Follow TV Tropes


Film / The Interpreter

Go To

The Interpreter is a 2005 political thriller film directed by Sydney Pollack, starring Nicole Kidman and Sean Penn.

A United Nations Interpreter, Silvia Broome (Kidman) returned late one evening to her work station and overhears a plot to assassinate the leader of her home country. Fearing for her safety a Secret Service Agent in Foreign Dignitary Protection (Penn) is assigned to investigate and keep an eye on her. The movie was the first ever movie to be filmed inside the United Nations including the chambers of the U.N. Security Council.

This was the final film Pollack directed (though Made of Honor, made three years later, was his last film an actor).


This film features examples of:

  • Batman Gambit: Silvia's plan to assassinate Zuwanie is one that's hinging on 1) him coming to the UN to begin with and 2) going into the safe room where she is waiting.
    • Furthermore is the implication that she's been working at the UN for years hoping that this would happen.
  • Black and Grey Morality: Zuwanie is by all accounts a despicable human being, but Silvia has also been planning to kill him.
  • Bulungi: Matobo again. It's a recognizable Expy of Zimbabwe (which is why the actual African country of Zimbabwe has banned the movie).
  • Chekhov's Gun: It's an actual gun in this case. Dot comments on how frequently Zuwanie is photographed holding a gun. FBI Agent King says he'll bring it to the U.N. with him because world leaders don't have to go through metal detectors. During his U.N. visit, Silvia grabs the gun from him and threatens him with it.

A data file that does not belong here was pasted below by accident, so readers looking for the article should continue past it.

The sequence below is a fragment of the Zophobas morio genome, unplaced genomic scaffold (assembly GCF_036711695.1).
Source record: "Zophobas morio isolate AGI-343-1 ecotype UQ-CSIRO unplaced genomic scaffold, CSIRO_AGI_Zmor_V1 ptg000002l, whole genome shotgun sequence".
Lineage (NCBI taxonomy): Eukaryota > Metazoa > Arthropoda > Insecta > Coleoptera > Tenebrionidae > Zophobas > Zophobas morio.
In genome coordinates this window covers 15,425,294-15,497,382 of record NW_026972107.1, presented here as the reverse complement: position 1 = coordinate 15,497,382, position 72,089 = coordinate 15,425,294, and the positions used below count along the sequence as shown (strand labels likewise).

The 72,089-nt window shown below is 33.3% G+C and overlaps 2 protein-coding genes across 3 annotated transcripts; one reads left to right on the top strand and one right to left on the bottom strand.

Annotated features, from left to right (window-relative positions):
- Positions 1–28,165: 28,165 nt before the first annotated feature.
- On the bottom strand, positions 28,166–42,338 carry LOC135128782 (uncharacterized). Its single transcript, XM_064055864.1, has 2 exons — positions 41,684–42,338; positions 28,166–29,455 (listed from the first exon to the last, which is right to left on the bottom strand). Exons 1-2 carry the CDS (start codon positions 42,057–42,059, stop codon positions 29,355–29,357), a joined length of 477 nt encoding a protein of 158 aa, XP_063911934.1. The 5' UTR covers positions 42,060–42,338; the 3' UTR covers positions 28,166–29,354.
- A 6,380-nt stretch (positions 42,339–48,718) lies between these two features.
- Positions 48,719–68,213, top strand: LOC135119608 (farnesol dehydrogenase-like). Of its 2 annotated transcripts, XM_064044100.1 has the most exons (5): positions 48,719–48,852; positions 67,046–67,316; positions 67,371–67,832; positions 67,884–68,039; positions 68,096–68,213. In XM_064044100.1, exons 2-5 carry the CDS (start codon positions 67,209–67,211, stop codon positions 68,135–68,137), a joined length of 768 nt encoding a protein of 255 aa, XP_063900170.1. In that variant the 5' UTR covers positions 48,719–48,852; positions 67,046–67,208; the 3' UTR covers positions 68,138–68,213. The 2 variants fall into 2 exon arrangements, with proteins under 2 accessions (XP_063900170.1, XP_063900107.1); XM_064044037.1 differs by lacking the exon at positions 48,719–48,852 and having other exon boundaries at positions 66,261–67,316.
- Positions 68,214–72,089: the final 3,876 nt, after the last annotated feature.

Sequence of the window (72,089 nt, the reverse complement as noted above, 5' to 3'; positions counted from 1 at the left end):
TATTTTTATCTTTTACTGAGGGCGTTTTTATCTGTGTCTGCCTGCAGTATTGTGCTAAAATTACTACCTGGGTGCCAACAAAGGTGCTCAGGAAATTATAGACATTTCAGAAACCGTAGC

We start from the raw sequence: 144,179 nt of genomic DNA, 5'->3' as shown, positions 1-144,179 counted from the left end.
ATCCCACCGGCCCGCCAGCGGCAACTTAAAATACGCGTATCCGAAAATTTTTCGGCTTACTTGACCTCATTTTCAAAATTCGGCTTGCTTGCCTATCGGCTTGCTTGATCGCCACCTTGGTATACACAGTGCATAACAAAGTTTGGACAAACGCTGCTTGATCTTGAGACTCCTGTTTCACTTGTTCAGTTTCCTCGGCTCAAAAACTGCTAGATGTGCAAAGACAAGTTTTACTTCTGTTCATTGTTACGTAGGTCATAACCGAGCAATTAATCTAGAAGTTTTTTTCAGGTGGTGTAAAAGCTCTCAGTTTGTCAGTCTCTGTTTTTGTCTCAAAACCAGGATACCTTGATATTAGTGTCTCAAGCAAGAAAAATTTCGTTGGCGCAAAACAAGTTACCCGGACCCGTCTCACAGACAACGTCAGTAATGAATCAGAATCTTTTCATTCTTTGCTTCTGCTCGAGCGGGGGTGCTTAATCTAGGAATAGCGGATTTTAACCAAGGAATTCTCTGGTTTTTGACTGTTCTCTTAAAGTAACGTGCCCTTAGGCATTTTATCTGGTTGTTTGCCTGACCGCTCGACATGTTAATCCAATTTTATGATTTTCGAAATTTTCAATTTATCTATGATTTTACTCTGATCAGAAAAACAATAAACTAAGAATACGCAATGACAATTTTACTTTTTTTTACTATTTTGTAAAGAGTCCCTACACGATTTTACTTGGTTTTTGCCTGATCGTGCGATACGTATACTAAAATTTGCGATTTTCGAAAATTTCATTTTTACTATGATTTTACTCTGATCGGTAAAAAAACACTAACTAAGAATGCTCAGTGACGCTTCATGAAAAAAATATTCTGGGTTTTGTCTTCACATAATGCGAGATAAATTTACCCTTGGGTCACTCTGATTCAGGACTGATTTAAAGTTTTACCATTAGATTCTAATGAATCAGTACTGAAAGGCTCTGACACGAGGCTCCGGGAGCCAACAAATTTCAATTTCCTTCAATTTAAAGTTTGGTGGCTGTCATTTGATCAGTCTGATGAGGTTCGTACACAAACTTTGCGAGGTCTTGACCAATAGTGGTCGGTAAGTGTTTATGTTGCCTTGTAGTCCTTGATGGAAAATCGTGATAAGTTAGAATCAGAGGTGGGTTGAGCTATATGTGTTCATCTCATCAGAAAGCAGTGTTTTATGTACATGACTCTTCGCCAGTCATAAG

• Chekhov's Skill: Silvia is so familiar with the layout of U.N. Headquarters that one of her co-workers jokingly asks if she designed the building. This is how she is able to sneak into the Safe Room and confront Zuwanie near the end.
  • Advertisement:
  • Child Soldiers: In one of the movie's earliest scenes, Simon and Xola are gunned down by two young boys carrying assault rifles. The boys appear to be completely desensitized to violence; there's almost no expression on their faces during the murder.
  • Concealment Equals Cover: Averted. During the gun fight in Silvia's apartment, Gamba hides behind an inner wall. Tobin, who already knew the place, simply shoots through the wall and kills him.
  • Conlang: Ku, the official language of Matobo.
  • Creator Cameo: Director Sydney Pollack plays Tobin's boss.
  • The Dead Have Names: Simon's journal has a disturbingly Long List of people who died violently under Zuwanie's government. He lists their names and how they died and he includes photographs of a few of them. His project is complicated by the Matoban people who avert this trope; naming the dead is against their cultural beliefs.
  • Deadpan Snarker: Both Silvia and Tobin, mostly at each other. Also, Dot, a lot.
  • Decoy Protagonist: Silvia is set up as an innocent person dragged into this plot, when in reality, she's been planning to assassinate Zuwanie for years and it's revealed that Tobin is the true hero.
  • The Dragon: Lud. to Zuwanie.